Tuesday, March 8, 2011

Marching For Freedom review

Book talk: The ratification of the 15th Amendment in 1870 prohibited denying anyone the right to vote based on race, but in Alabama in 1965, they found enough ways to get around that amendment that even though half the population of Selma was black, 99 % of the voters were white.  In 1965 the people of Selma decided to make a stand by marching to protest the unfair voting practices.  The marchers were jailed, bombs were set off in the houses of the leaders, protesters were fired from their jobs, and the violence escalated leading up to what came to be known as Bloody Sunday.  On Sunday, March 7th protesters gathered to march to Montgomery.  Many of the protesters were children and teenagers who did not have jobs to lose.  Despite this fact the police released tear gas on the peaceful protesters and came at man, woman, and child with clubs swinging.   But trips to jail and even the hospital were not enough to stop them.  These children and teenagers would gather again, and this time they would make it all the way to Montgomery.

Rocks my socks: The story of how many children and teenagers were involved in these marches knowing the incredible violence that awaited them is absolutely amazing.  The book relies heavily on pictures taken during the events described and there's one on at least every other page.  This really helps to communicate the story visually and draw the reader in.  Partridge also uses excerpts from protest songs to tell the story, and I loved reading about the songs.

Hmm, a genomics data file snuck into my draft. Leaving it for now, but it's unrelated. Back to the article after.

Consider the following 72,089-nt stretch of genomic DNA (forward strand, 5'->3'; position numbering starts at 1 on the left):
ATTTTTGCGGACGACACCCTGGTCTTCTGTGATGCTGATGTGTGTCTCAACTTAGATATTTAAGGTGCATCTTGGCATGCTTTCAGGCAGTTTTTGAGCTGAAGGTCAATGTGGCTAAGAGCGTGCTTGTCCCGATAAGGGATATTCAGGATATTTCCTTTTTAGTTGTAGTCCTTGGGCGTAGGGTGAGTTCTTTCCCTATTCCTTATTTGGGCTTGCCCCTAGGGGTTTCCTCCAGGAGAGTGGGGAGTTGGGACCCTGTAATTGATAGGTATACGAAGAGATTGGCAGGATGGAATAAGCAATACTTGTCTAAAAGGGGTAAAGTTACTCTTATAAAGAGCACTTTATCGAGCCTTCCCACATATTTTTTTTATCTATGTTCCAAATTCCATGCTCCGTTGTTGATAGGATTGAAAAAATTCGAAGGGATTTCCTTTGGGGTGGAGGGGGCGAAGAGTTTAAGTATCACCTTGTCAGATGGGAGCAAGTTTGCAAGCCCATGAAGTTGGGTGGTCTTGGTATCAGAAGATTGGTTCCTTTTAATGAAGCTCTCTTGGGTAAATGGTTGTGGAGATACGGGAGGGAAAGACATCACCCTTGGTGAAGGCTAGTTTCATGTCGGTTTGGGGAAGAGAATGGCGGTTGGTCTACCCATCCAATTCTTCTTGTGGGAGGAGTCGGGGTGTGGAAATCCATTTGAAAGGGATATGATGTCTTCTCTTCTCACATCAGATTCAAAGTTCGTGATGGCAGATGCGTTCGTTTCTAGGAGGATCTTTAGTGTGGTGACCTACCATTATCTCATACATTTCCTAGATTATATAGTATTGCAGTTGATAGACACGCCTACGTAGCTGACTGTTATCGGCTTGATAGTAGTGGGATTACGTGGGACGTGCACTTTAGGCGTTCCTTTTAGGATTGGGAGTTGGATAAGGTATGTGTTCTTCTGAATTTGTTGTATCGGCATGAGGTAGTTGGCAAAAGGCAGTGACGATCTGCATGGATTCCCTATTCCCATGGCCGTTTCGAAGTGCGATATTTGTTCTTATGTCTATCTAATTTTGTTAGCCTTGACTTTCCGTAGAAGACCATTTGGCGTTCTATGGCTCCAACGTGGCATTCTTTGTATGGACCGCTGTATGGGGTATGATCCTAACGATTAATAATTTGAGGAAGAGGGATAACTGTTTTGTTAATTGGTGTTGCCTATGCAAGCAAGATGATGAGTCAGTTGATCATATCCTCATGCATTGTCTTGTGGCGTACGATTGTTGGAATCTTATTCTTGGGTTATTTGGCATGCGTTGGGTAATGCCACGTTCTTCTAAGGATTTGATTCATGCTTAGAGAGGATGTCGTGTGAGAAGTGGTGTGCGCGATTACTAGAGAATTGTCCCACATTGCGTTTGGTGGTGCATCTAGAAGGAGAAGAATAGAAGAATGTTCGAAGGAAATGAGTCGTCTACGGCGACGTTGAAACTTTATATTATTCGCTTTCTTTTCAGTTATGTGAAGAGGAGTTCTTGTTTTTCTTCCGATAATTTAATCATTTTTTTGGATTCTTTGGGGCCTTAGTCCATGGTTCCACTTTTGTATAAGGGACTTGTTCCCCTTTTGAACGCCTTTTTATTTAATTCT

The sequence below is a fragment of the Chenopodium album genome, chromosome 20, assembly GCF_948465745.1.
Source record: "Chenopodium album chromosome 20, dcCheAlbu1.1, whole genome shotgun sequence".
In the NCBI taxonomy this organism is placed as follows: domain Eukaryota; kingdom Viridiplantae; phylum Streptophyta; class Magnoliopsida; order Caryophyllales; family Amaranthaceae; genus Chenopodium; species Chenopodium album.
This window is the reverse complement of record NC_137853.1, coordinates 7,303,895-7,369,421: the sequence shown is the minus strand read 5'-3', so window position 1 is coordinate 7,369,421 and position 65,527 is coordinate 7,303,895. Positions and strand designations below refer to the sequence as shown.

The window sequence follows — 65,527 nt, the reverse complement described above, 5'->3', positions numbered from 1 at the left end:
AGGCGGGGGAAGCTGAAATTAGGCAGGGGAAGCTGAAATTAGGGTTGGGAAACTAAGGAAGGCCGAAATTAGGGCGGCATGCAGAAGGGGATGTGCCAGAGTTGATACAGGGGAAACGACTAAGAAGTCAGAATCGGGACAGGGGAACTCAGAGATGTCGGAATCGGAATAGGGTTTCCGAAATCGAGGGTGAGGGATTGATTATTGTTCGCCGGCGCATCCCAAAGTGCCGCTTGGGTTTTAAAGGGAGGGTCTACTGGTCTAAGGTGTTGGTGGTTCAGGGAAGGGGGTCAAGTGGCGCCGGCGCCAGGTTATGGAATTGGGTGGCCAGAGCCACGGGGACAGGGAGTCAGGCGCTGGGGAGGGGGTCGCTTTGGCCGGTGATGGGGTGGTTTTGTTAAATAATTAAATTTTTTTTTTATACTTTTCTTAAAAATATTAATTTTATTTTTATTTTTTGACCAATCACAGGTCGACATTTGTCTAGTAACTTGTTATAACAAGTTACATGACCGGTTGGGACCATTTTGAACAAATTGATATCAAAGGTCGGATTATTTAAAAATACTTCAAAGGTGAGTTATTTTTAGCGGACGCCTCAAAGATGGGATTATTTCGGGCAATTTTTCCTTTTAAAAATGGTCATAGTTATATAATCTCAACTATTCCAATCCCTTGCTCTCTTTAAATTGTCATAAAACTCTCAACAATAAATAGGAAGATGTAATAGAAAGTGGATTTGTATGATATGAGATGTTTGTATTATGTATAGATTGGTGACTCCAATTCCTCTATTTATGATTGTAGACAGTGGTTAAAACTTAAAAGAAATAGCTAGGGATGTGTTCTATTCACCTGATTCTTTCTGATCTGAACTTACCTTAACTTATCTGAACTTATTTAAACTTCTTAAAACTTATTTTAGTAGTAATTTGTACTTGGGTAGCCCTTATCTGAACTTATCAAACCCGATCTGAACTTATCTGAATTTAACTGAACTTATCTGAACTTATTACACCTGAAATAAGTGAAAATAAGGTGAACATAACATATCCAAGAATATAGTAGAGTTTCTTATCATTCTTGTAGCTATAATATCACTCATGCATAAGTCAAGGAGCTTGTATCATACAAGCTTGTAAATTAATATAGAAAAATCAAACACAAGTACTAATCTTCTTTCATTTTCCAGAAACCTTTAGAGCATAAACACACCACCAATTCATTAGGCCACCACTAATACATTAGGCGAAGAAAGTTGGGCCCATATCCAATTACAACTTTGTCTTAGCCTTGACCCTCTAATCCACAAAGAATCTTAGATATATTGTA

Rocks in my socks: I felt that the story could have been clearer at times.  A bit more background and context to the events would have been appreciated.  It seems that the story also tries to focus on several children and teens in particular to tell the story and in theory help teenage readers connect with it.  However, I didn't feel that enough time was taken to really establish who each of these people were and so I occasionally got a bit lost or confused when it referred to a specific person by name and I couldn't remember who that person was.  The pictures are lovely, but I wish there was a bit more text to support them.

Every book its reader:  I'd give this to grades 6 and up.  This would be a good book to use in class, but anyone with an interest in history of the period would enjoy it, and visual people in particular will enjoy the beautiful pictures.

Marching For Freedom: Walk Together, Children, and Don't You Grow Weary by Elizabeth Partridge

Buy it at your local independent book store or check it out from your local library

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